The EU Parliament has passed a landmark vote to support esports and video gaming. The legislative body approved a resolution recognizing the cultural and economic value of both sectors, through which the members of the European Parliament (MEPs) will be tasked with developing a long-term regulatory and investment strategy to promote the industry in Europe. The resolution also calls for safeguarding esports from match-fixing and illegal gambling.
The resolution passed last Thursday after some thirty minutes of debate. The approval came easy, with 560 votes in favor, 34 against and 16 abstaining. While the resolution is non-binding, it has been read by sector stakeholders as a strong signal that MEPs are paying attention to the industry and the major concerns of parties involved in esports and video gaming.
As for betting on esports, the resolution tackles this issue from the perspective of safeguarding industry integrity. One of the proposal’s points “acknowledges the need to safeguard esports from problems with match-fixing, illegal gambling and performance enhancement, including doping; underlines the necessity to prevent doping and match-fixing in professional gaming and to educate players about these issues, as well as to protect the integrity of competitions.”
The approval of the resolution to support the “innovative future” of both esports and video gaming was the culmination of twelve months of work, and represents an intent to form a defined strategy for these industries. The landmark vote comes at an expansion point for the sector, which now gains the support of one of the most powerful parliamentary groups in the world.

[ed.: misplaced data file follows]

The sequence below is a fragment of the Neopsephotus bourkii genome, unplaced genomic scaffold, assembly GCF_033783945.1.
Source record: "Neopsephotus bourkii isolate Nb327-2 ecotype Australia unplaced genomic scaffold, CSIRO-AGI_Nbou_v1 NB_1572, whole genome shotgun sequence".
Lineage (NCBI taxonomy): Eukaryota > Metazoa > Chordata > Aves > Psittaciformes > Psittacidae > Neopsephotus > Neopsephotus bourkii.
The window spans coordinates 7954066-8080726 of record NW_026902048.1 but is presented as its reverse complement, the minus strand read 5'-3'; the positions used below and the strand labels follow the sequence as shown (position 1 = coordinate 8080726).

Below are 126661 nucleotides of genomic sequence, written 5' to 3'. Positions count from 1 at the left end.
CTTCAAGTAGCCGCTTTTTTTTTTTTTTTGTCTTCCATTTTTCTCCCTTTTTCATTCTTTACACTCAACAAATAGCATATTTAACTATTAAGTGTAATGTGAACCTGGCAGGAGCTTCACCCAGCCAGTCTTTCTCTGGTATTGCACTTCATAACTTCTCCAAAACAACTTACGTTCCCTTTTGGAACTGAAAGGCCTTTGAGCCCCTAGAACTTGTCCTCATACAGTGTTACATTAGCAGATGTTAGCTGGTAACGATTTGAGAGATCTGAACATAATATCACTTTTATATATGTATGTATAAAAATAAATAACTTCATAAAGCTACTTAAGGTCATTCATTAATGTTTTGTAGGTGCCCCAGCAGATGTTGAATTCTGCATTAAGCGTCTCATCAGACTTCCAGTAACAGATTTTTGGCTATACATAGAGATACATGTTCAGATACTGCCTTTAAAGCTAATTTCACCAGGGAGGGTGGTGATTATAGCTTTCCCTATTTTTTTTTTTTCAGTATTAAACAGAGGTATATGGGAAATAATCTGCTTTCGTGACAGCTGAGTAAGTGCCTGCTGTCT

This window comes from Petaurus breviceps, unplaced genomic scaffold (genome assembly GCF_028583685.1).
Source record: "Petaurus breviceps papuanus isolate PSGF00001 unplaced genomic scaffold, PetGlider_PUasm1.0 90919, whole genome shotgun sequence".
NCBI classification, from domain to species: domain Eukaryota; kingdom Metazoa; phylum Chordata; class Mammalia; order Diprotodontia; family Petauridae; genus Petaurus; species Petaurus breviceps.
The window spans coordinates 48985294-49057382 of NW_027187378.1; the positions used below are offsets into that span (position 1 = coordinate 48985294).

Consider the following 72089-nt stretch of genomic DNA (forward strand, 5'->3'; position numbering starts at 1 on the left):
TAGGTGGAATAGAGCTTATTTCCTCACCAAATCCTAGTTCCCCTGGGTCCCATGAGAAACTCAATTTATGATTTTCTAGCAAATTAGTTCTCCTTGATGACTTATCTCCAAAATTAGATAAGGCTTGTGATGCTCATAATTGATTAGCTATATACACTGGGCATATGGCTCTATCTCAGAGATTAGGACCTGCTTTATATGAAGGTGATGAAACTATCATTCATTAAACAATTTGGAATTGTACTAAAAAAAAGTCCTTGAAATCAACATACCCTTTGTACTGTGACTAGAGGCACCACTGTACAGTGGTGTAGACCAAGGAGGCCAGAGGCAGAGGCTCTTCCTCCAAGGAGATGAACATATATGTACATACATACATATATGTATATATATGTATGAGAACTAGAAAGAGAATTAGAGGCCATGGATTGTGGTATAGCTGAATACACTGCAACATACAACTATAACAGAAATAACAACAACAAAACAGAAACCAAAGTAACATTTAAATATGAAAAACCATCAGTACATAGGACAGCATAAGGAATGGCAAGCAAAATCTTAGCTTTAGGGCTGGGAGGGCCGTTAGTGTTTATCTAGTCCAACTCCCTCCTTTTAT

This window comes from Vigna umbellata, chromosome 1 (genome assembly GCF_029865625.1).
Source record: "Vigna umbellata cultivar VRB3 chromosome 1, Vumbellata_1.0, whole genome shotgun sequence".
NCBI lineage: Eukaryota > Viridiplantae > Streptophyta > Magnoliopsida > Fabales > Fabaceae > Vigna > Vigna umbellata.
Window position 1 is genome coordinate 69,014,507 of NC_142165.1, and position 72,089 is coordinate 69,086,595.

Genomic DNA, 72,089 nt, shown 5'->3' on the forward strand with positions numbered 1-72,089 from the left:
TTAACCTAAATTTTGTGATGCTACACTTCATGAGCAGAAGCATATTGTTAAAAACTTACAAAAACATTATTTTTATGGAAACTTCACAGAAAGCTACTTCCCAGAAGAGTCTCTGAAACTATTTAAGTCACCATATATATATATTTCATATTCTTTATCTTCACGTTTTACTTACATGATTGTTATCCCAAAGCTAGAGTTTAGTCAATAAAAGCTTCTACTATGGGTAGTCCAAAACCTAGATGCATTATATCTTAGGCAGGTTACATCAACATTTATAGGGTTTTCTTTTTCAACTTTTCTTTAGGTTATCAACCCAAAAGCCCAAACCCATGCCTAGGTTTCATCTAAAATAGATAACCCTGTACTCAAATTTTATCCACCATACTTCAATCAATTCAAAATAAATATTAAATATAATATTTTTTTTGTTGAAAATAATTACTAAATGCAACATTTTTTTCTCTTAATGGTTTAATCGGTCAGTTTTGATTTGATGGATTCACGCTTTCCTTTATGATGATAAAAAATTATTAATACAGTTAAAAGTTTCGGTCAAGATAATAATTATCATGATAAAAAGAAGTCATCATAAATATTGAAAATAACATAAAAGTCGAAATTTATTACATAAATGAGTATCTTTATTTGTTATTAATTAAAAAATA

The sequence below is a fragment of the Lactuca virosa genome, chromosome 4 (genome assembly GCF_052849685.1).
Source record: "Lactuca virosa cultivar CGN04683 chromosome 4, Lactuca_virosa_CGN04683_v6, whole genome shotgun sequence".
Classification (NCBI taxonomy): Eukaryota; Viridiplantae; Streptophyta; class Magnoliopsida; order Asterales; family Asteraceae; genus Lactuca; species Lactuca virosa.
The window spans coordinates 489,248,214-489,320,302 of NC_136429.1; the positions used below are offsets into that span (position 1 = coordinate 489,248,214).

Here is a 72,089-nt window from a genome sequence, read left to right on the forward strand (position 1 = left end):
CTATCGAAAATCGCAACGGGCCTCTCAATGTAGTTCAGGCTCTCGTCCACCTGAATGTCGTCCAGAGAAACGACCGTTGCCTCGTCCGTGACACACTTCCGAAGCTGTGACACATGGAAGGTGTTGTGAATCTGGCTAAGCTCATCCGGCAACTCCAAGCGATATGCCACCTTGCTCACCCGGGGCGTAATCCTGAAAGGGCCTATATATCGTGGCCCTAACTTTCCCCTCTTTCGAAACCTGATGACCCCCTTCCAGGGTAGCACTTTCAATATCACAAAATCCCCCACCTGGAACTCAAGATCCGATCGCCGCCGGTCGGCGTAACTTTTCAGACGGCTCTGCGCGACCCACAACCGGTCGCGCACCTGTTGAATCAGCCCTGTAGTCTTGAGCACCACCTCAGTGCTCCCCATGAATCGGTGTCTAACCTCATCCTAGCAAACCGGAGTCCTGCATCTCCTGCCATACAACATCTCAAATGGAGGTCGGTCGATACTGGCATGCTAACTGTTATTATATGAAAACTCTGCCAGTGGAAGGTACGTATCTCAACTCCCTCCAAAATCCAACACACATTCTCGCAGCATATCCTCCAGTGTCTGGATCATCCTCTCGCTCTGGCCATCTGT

?ADOPTED! Today, the @Europarl_EN approved with 560 votes @laurencefarreng’s report for an EU common strategy for videogames and e-sport ?
“It’s time for the ?? to become a world leader in this field”
— Renew Europe (@RenewEurope) November 10, 2022 However, this marks just the beginning, as European Parliament legislators must now take a step back, examine the resolution, and determine how, when, and where to proceed, stresses esports.net. In a statement, Tomasz Frankowski, an EPP Group coordinator in the European Parliament, spoke highly of the gaming industry.
“Videogames have a huge economic potential in the creative and cultural sectors. The European Union has more than 80,000 people working in the sector and is home to some 5.000 development studios, some of which are world leaders,” he noted. “It is also one of the few cultural and creative industries to have experienced turnover growth during the COVID-19 crisis.”
In addition to tackling match-fixing in esports betting, the resolution also identifies certain cities and regions should have a responsibility to facilitate esports events and “access to video games”, whereas from an environmental perspective, the EP determined that video games operators had a duty to become more environmentally friendly. The document adopted also suggests that a charter should be developed to promote “European values” in esports tournaments and events.
Read the full document here.